“This guy should’ve went in the first round,” says Famous, standing next to Lebron. “When he got there, I was, like, there’s no way I could pass on him.” Of the eight pre-draft interviews he conducted with gamers, Famous hadn’t even bothered wasting MaJes7ic’s time because it just didn’t seem feasible for him to still be there so deep in the draft. He continues raving about the second-round pick to members of the Heat staff: communications manager Lorenzo Butler, marketing manager Clara Stroude-Vazquez, videographer Edwin Jean and senior director of interactive media Lauren Cochran. They’re a dedicated crew who all made the trip up from Miami.

“I’m Dominican,” Lebron says with a smile. He’ll fit right in. The shooter hails from Queens, New York — but the Heat is his favorite NBA squad.


Basil Rose, the man from Montreal known in these NBA 2K streets as “24K DropOff,” looks deep into a SportsCenter camera and doesn’t hesitate. “Just like Lonzo Ball knew he was going to the Lakers, I knew I was going to the Heat.”

Famous had planned on taking a power forward in the third round, and the versatile DeMar Butler, who can essentially play every position on the floor under the gamer tag “OGDeedz,” sat atop his list. But Utah’s Jazz Gaming snagged OGDeedz four picks before Heat Check was in position. “Once Deedz was gone,” Rose said, “I could’ve just walked up before the three minutes on the draft clock started. I already knew.”

Derric “Famous” Franklin greets Basil “24k Dropoff” Rose after drafting him during the first ever NBA2K League Draft.

Brent Lewis/The Undefeated

Don’t get it twisted, though. 24K DropOff is no compromise for Heat Check. Famous interviewed him before the draft and placed Rose’s name high on his board. Of 72,000 players who participated in the combine, Rose emerged as the only one to average a triple-double (17 points, 14 rebounds and 10 assists). Hotshot, MaJes7ic and 24K DropOff are Miami’s best big three since D-Wade, LeBron and Bosh. And DropOff is certainly the alpha of the bunch — outspoken and super wavy, as they say north of the U.S. border. As for how he feels about playing for the league’s only black coordinator?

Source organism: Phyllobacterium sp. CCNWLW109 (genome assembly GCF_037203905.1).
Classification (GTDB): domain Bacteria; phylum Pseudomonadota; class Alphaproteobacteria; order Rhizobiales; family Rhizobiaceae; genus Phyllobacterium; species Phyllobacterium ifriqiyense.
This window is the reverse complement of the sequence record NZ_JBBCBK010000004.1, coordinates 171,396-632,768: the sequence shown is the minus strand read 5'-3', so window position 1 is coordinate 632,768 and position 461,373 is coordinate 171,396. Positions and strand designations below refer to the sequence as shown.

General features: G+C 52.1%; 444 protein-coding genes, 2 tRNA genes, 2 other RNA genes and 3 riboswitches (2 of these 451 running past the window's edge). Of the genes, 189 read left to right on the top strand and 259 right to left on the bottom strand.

“You go on a TV or reality show — for example, I like Big Brother — and you’re only going to see one black guy, one black girl. Everybody else is gonna be white,” said Rose, who’s half-Jamaican and half-Nova Scotian. He left Canada for the first time in his life to attend the draft in New York. “It’s how the world works, but Famous is going to succeed. We just had a black president. … Well, you guys did, not me.”


Stop it, Famous … just stop it.

These are the whispers in the room, but as the draft rages on, he keeps splashing jumpers with his selections.

In the fourth round, he takes “sharpshooterlos,” a skilled small forward from Reading, Pennsylvania. “I thought Miami was the last place on Earth I was gonna land,” said Carlos Zayas-Diaz. “But, man, this is a dream come true. I got the best team in the league.” The fifth round yields a shooting guard in “Jalen03303” Jones, who didn’t make the trip to the Big Apple from his hometown of Bossier City, Louisiana.

Famous makes one last call in the sixth round. This time, it’s for Rahmel Wilkins, another shooting guard, who calls himself “HyPeR iS Pro” on 2K. “I was just watching the picks unfold in front of me,” he says, “and I was the final piece.”

Derric “Famous” Franklin walks back to the war room after the third round of the first ever NBA2K League Draft on April 4, 2018 at the Hulu Theater at Madison Square Garden in New York City, NY.

Brent Lewis/The Undefeated

The new faces of Heat Check Gaming gather in the first two rows of the theater’s auditorium for their first team meeting. “We’re gonna run, we’re gonna score a lot of points and we’re gonna play tough defense,” says Famous, while his players listen intently as their fearless leader delivers an Any Given Sunday moment.

“We’re gonna go win a championship,” he continues, “because I feel like we got the best team.” Famous adds a little more weight to the statement.

“Easily.”

Two for Tuesday: WNBA great Swin Cash and activist Coretta Scott King Recognizing women of accomplishment during Women’s History Month